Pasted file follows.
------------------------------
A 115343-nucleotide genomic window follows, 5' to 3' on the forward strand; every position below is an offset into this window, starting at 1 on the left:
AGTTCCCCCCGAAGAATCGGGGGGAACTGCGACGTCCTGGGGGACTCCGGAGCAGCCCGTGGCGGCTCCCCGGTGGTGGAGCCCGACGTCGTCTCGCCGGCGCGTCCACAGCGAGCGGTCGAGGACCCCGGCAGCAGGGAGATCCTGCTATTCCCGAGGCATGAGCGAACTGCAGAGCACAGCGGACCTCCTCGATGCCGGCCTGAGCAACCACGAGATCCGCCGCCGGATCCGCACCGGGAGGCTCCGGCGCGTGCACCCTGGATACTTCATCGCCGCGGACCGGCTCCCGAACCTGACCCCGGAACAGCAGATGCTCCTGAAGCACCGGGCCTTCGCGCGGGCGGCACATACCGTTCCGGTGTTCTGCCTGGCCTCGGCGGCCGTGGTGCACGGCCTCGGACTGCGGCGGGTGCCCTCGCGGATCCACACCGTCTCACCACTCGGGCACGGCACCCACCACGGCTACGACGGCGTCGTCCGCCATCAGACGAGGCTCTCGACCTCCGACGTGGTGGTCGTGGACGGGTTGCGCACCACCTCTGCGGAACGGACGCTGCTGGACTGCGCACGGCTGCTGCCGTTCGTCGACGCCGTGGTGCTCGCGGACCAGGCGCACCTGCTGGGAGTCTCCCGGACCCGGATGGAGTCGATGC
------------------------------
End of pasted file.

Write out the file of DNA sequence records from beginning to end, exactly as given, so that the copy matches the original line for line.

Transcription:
A 115343-nucleotide genomic window follows, 5' to 3' on the forward strand; every position below is an offset into this window, starting at 1 on the left:
AGTTCCCCCCGAAGAATCGGGGGGAACTGCGACGTCCTGGGGGACTCCGGAGCAGCCCGTGGCGGCTCCCCGGTGGTGGAGCCCGACGTCGTCTCGCCGGCGCGTCCACAGCGAGCGGTCGAGGACCCCGGCAGCAGGGAGATCCTGCTATTCCCGAGGCATGAGCGAACTGCAGAGCACAGCGGACCTCCTCGATGCCGGCCTGAGCAACCACGAGATCCGCCGCCGGATCCGCACCGGGAGGCTCCGGCGCGTGCACCCTGGATACTTCATCGCCGCGGACCGGCTCCCGAACCTGACCCCGGAACAGCAGATGCTCCTGAAGCACCGGGCCTTCGCGCGGGCGGCACATACCGTTCCGGTGTTCTGCCTGGCCTCGGCGGCCGTGGTGCACGGCCTCGGACTGCGGCGGGTGCCCTCGCGGATCCACACCGTCTCACCACTCGGGCACGGCACCCACCACGGCTACGACGGCGTCGTCCGCCATCAGACGAGGCTCTCGACCTCCGACGTGGTGGTCGTGGACGGGTTGCGCACCACCTCTGCGGAACGGACGCTGCTGGACTGCGCACGGCTGCTGCCGTTCGTCGACGCCGTGGTGCTCGCGGACCAGGCGCACCTGCTGGGAGTCTCCCGGACCCGGATGGAGTCGATGC